If my statements are correct, how can they be improved. If not, where did I go wrong?
     
  7. Oct 5, 2011 #6

    SammyS

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    a2 ≥ 0

    ∴ 1 + (k+1)a + a2 ≥ 1 + (k+1)a
     
  8. Oct 5, 2011 #7
    Ahh, I had completely forgotten that I could simplify on both sides of the ≥. Thanks both of you.
     
  9. Oct 5, 2011 #8

    Mark44

    Staff: Mentor

    Why do you have the stuff in the brackets? n=1[n=n-(n-1)] and n=k[n=n-(n-k)]


    No, this is not right. You are assuming what you need to prove.

    Also, two inequalities are not equal, so don't connect them with =.
    It's hard to follow what you are doing, but it looks to me like you are just establishing some more base cases.

    There's a certain template that you should follow.
    1) Establish that the proposition is true for some base case (such as n = 1). You have done that.
    2) Assume that the proposition is true for n = k.
    IOW, assume that (1 + a)k >= 1 + ka.
    3) Using the assumption in #2, show that the proposition is true for n = k + 1.
    IOW, show that (1 + a)k + 1 >= 1 + (k + 1)a
    Take a look at what I did in post #4.
     
  10. Oct 5, 2011 #9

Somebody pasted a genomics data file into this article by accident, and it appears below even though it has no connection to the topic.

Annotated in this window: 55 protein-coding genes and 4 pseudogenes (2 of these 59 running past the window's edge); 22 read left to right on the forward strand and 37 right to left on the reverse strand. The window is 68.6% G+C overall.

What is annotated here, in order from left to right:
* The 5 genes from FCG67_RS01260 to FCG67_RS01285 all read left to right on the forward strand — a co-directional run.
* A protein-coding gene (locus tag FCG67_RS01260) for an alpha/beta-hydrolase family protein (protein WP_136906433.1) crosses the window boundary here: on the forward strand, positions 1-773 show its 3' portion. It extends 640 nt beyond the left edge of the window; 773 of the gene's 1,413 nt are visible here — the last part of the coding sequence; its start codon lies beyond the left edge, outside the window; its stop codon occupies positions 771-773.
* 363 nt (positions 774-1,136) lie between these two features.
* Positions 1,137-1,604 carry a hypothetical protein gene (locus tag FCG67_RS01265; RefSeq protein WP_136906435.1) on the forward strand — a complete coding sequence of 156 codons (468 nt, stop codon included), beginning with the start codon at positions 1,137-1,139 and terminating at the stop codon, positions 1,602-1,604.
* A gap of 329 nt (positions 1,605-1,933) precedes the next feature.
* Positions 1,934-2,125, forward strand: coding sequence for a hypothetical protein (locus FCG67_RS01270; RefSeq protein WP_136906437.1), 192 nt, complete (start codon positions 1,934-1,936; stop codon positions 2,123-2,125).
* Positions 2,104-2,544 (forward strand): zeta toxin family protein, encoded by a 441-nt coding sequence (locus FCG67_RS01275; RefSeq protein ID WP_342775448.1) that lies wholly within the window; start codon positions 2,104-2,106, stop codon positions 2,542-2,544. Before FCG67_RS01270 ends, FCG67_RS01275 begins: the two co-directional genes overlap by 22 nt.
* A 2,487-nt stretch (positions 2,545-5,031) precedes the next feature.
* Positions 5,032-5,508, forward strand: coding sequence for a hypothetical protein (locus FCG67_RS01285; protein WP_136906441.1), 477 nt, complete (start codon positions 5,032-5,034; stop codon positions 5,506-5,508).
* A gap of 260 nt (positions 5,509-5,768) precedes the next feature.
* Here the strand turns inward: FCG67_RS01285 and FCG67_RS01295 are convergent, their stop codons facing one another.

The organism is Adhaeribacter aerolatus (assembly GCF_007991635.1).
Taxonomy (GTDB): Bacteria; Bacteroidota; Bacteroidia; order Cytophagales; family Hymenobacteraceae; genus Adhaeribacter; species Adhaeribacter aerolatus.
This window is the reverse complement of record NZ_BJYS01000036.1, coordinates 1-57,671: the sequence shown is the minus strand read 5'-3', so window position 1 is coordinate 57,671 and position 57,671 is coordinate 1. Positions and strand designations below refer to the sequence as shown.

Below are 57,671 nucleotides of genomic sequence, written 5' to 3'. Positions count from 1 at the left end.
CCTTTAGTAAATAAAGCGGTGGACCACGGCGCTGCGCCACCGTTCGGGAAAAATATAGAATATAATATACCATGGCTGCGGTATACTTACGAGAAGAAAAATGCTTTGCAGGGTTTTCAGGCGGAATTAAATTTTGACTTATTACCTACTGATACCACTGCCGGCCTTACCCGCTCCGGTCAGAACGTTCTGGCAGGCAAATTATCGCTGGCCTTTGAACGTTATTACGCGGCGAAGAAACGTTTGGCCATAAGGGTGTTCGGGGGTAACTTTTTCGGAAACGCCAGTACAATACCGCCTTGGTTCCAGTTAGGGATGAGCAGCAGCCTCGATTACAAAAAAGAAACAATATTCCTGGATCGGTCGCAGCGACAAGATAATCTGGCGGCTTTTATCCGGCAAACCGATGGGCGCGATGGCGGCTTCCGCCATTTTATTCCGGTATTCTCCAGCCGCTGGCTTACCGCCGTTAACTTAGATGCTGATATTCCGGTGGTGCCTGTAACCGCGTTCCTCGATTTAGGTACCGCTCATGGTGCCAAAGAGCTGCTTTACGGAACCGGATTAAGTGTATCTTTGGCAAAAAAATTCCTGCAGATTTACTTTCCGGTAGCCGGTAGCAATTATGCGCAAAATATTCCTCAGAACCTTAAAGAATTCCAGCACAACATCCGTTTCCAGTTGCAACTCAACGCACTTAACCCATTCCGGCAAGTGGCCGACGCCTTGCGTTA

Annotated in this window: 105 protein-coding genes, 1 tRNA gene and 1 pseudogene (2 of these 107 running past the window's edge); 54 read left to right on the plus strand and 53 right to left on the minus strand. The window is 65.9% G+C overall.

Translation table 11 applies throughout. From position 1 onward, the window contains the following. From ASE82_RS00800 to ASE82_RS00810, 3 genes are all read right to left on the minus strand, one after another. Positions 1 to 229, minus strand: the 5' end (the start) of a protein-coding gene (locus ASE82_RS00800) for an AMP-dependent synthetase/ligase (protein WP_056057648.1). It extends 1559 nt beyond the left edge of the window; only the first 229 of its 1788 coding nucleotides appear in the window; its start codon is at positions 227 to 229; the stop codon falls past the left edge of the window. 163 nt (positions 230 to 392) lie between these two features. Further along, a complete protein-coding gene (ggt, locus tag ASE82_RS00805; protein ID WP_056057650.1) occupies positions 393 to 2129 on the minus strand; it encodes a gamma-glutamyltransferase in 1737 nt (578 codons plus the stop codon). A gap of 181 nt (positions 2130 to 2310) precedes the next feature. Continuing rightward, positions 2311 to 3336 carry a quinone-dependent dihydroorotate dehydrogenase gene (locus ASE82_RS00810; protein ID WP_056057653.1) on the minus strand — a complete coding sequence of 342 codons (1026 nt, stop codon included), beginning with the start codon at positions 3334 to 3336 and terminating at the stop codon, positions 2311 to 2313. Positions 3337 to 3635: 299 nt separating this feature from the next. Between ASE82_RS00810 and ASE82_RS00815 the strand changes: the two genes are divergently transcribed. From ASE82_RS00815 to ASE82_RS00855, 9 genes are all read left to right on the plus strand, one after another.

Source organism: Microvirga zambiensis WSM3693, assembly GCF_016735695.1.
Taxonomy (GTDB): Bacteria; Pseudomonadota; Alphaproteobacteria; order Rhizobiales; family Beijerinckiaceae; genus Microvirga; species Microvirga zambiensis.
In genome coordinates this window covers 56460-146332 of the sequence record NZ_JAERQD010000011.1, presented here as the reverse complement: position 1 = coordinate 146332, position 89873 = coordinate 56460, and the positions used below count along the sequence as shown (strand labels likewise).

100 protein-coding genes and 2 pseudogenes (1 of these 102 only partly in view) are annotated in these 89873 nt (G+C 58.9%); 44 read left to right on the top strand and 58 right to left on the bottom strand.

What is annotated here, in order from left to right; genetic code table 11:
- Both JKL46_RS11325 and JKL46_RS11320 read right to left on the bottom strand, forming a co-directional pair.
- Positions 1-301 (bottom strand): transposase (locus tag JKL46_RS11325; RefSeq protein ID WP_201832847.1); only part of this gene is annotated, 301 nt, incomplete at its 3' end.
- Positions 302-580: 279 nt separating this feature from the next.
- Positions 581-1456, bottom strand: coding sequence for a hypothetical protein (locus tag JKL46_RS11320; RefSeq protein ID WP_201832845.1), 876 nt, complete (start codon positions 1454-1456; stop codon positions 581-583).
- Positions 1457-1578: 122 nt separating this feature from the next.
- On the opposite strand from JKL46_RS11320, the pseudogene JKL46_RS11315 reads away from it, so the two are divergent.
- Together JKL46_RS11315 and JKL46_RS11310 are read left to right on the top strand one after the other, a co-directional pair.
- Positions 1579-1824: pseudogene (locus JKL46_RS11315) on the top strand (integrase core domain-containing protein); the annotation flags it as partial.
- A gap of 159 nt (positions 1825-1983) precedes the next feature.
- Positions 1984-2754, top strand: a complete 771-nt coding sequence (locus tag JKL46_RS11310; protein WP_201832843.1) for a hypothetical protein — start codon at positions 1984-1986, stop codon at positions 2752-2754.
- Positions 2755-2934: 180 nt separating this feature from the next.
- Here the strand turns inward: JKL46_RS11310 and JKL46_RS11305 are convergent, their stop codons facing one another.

Ok, I'm off to sleep now but I will do another take on it tomorrow. The brackets were to show that 0<1<k<n<n+1.
    Thanks so far though.
     
  11. Oct 5, 2011 #10

    Mark44

    Staff: Mentor

    You don't need that.
     
  12. Oct 6, 2011 #11
    Ok, I will go from my base case, n=1 is true.

    Now I assume n=k is true. From that assumption I show that n=k+1 is true.

    (a+1)^(k+1) ≥ 1+a(k+1)

    (a+1)*(a+1)^k ≥ 1+ak+a

    (a+1) ≥ (1+ak+a)/(a+1)^k

    (a+1) ≥ (1+ak+a)(a+1)^-k

    or perhaps

    (a+1)^(k+1) ≥ 1+a(k+1)

    (a+1)*(a+1)^k ≥ 1+ak+a

    -ak-a+(a+1)*(a+1)^k ≥ 1

    Are my induction-process-assumptions correct? So I know that I can focus on algebraic operations on my "(a+1)^(k+1) ≥ 1+a(k+1)" expression to show that it is true for n=k+1.
     
  13. Oct 6, 2011 #12

    Mark44

    Staff: Mentor

    Don't say that n = 1 is true and that n = k is true. Instead, say that that the proposition is true for n = 1, and that the proposition is true for n = k. Your job is to show that the proposition is true for n = k + 1.
    When you write the above, you are tacitly assuming that it is true when you apply operations to both sides. You can't do that - you need to provide the work that shows it is true.

    Your work should look something like this:
    (a + 1)k+1 = (a + 1)*(a + 1)k = ...<stuff>... ≥ ...<other stuff>... ≥ 1 + a(k + 1)

    In that way, you will have shown that (a + 1)k+1 ≥ 1 + a(k + 1). You need to fill in where I have <stuff> and <other stuff>.

    Something you need to fill in is what you can exchange for (a + 1)k, based on your induction hypothesis.

     
  14. Oct 6, 2011 #13
    I think i got it earlier today. Im the phone atm, so I cant supply any details, but I ended up comparing (1+ak)(a+1) \geq (1+ka+a)